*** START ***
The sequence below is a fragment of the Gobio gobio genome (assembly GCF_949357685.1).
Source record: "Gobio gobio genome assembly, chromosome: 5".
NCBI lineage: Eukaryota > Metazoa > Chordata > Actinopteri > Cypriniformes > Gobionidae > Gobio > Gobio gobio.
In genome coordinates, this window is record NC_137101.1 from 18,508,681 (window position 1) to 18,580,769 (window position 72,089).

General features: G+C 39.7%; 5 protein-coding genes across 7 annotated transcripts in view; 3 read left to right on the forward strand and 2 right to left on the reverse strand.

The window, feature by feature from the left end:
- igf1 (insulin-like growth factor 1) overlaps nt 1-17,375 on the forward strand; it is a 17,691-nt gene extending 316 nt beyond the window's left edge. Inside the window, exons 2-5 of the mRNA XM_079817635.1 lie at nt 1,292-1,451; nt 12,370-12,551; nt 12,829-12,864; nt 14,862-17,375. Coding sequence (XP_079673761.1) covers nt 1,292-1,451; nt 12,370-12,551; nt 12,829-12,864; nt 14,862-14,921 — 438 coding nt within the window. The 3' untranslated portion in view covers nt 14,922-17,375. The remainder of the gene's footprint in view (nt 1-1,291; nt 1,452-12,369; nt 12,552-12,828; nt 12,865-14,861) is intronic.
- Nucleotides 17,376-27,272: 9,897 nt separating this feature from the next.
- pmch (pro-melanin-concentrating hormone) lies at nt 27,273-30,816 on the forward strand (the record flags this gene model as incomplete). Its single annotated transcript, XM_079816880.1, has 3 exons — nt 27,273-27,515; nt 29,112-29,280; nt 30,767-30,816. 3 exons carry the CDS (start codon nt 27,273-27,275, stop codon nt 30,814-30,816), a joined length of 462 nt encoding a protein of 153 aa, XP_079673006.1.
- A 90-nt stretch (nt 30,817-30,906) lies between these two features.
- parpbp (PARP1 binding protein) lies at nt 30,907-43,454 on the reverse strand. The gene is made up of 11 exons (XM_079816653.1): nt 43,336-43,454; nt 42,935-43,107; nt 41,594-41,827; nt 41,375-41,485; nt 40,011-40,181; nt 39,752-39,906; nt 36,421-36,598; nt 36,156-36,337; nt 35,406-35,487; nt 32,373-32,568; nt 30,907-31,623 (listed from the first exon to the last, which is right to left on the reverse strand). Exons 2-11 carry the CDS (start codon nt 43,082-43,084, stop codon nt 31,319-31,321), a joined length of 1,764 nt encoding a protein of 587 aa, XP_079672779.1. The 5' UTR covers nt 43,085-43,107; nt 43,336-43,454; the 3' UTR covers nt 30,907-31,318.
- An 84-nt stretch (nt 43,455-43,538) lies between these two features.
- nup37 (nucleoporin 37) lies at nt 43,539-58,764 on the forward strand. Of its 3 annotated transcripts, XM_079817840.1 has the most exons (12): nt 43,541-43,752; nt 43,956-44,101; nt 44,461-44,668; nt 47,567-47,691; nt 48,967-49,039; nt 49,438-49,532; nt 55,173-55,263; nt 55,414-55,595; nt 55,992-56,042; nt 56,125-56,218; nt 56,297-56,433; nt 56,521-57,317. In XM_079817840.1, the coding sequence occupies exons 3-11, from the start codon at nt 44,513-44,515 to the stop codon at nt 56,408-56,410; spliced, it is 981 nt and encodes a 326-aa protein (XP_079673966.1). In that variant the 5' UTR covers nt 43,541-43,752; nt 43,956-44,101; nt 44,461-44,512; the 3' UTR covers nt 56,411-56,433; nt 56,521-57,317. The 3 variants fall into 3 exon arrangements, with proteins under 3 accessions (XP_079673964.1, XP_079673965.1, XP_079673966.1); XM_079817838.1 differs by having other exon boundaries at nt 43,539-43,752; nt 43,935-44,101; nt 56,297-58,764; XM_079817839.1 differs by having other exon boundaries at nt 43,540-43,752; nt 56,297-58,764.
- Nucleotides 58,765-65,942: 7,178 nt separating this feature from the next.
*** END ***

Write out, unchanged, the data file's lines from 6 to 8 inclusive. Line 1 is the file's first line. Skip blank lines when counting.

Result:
The window, feature by feature from the left end:
- igf1 (insulin-like growth factor 1) overlaps nt 1-17,375 on the forward strand; it is a 17,691-nt gene extending 316 nt beyond the window's left edge. Inside the window, exons 2-5 of the mRNA XM_079817635.1 lie at nt 1,292-1,451; nt 12,370-12,551; nt 12,829-12,864; nt 14,862-17,375. Coding sequence (XP_079673761.1) covers nt 1,292-1,451; nt 12,370-12,551; nt 12,829-12,864; nt 14,862-14,921 — 438 coding nt within the window. The 3' untranslated portion in view covers nt 14,922-17,375. The remainder of the gene's footprint in view (nt 1-1,291; nt 1,452-12,369; nt 12,552-12,828; nt 12,865-14,861) is intronic.
- Nucleotides 17,376-27,272: 9,897 nt separating this feature from the next.